When the man arrived back with his wife to his village he felt a different connection with her, as though she was not herself. At night, he would keep her in a bentwood box, but one morning when he awoke, to his surprise she escaped. She left to be with her Killerwhale family and fully transformed into a Killerwhale. This was the last he saw of her.
Other works by this artist
Serigraph, Edition of 150
“In this second rendition of ‘Just About,’ Raven has almost fully transformed into the way we know him today. As he continues his escape from the smoke hole, he clasps the sun in his beak – he is determined to bring light back to the world, and thus free us from that which imprisons us. The red represents the strength he needs to complete this journey.’”
– Ben Davidson, 2018
Serigraph, Edition of 21
“My father’s understanding of Greatest Echo, is that this supernatural being has the ability to echo the past and bring it into the future. We dance the Greatest Echo masks to remind ourselves of our responsibility to learn the knowledge of the previous generations and to make that knowledge meaningful in our daily lives.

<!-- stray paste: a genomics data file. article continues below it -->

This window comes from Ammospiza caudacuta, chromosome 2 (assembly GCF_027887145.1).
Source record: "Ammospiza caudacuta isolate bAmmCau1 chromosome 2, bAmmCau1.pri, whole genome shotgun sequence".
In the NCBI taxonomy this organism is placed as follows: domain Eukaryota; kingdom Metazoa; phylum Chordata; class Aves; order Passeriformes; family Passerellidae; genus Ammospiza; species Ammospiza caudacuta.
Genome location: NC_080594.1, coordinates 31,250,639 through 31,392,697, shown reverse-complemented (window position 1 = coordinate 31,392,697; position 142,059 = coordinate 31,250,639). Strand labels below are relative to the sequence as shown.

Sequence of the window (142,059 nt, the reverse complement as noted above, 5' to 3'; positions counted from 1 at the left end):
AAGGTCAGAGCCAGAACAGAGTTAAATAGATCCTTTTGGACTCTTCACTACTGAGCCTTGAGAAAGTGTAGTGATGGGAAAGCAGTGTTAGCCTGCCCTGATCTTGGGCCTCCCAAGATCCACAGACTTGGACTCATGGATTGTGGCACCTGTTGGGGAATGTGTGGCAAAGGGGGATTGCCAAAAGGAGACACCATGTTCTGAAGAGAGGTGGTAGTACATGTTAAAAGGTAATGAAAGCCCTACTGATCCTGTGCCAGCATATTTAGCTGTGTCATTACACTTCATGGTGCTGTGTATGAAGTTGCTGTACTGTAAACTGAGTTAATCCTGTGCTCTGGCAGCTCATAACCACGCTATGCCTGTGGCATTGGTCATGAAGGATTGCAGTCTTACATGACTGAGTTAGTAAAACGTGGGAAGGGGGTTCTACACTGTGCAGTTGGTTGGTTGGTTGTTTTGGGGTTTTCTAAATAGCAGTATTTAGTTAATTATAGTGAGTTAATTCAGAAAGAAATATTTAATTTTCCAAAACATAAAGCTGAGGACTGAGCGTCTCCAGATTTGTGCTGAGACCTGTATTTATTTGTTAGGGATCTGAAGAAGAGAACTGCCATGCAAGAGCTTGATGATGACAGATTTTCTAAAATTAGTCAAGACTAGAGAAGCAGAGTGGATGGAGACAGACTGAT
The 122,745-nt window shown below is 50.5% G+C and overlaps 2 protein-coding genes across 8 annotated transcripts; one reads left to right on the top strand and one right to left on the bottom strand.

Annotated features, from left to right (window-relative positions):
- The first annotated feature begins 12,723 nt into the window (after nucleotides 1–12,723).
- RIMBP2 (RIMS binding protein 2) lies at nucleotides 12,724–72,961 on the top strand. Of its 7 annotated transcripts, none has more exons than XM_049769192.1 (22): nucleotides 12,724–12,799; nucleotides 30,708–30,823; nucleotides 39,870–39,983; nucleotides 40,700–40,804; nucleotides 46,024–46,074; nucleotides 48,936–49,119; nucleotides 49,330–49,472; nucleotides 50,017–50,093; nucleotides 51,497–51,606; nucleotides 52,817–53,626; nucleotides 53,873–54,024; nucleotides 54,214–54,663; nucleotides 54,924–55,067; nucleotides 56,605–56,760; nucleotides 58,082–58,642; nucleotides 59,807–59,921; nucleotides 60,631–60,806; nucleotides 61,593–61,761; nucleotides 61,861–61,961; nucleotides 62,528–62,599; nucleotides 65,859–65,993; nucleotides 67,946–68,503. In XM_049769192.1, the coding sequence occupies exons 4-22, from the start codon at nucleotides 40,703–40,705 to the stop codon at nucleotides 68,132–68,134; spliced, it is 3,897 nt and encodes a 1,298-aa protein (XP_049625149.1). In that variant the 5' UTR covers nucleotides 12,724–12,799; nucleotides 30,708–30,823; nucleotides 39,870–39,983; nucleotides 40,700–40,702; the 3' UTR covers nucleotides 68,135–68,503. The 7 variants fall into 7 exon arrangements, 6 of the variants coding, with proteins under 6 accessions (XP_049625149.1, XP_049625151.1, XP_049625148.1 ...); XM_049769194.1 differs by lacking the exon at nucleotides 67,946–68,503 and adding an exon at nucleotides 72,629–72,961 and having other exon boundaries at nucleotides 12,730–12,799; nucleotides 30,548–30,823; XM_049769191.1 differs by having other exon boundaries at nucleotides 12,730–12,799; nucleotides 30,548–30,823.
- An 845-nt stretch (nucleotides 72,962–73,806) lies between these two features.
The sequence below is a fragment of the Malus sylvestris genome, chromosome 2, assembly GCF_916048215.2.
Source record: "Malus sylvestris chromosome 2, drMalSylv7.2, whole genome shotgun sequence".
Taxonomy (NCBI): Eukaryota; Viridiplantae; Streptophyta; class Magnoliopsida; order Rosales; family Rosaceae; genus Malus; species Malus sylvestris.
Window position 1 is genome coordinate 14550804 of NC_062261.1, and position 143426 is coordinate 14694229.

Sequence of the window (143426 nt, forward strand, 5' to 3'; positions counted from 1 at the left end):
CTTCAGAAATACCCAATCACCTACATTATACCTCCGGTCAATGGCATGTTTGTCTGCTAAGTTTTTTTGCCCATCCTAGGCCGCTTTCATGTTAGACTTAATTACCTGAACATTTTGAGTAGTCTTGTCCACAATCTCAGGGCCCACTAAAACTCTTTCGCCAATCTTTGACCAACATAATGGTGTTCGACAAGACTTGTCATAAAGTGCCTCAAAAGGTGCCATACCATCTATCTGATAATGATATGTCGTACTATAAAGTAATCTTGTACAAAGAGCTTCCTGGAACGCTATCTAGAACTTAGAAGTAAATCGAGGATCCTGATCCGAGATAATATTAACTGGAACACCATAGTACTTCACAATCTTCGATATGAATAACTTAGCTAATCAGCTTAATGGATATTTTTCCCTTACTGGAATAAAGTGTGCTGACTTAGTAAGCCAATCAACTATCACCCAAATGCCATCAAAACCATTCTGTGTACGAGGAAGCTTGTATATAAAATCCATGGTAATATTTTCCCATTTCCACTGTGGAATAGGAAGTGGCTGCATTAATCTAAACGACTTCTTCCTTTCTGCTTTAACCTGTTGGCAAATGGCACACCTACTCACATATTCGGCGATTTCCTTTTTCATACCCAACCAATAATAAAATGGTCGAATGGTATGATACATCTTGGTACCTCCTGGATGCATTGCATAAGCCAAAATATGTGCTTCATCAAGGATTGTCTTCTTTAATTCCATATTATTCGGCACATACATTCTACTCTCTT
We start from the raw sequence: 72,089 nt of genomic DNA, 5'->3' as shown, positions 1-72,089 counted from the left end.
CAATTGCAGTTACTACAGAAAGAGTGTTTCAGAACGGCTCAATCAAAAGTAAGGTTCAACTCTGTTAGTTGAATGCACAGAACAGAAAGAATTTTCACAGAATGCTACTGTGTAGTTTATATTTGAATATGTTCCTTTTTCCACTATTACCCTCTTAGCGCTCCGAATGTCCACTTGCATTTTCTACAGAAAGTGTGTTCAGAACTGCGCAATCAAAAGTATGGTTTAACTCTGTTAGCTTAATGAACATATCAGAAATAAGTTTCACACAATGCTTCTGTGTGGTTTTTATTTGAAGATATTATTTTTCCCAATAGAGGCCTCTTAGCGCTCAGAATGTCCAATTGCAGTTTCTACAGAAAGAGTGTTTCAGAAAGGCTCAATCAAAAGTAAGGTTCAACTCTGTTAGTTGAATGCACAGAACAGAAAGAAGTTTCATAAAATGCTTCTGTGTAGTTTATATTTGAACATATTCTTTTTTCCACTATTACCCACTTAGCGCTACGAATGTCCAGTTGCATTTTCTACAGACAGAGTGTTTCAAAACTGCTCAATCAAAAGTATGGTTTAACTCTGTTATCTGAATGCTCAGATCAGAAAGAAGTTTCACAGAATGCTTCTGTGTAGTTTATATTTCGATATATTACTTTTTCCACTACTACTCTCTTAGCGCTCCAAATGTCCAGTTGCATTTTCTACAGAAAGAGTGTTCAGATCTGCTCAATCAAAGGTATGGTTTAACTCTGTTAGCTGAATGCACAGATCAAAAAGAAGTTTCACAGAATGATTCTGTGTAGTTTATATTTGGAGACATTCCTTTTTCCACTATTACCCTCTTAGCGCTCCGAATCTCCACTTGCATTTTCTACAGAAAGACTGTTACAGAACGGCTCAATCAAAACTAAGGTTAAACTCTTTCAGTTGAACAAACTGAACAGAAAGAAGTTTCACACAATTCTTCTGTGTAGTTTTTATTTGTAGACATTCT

Yellow is echoed in each of these [designs]. It represents the knowledge of our ancestors. Our knowledge was strong before contact. It was passed from generation to generation without threat. Attempts to assimilate us and erase our identities through colonization resulted in our knowledge being muted; this was a dark period in our history. However, despite this, we continued to pass on our knowledge to our children.
Today, our connection to this ancient knowledge is emerging once again. We must continue to move forward, but, as my tsinii told my father, ‘You have to look back once and a while to see where you came from, so you can always find your way back.’”
– Ben Davidson, 2018
Serigraph, Edition of 77
28.75 x 19.25″
Ben Davidson’s Tide Walker is a remarkably expressive serigraph by one of the Northwest Coast’s foremost artists. The blend of traditional and contemporary formlines, as well as the use of rich and saturated colour, joins to create an aesthetic that is distinctly a Ben Davidson work.
Below are the artist’s own words regarding this piece:
“Tide Walker exists in the space between the land and the ocean. From afar, he appears as a dorsal fin, so we imagine his body beneath the waves. We are so desperate to be the first to see the killer whale that we allow our minds to complete his story before we have time to determine the truth. We are so swiftly lured into believing the surface story that we rarely take time to consider what lies beneath.” (Davidson, 2017).
Ben Davidson is an internationally renowned contemporary First Nations artist. He is the son of Robert Davidson, also of international fame. Ben stays true to his Haida ancestry, while always pushing the boundaries of traditional artwork.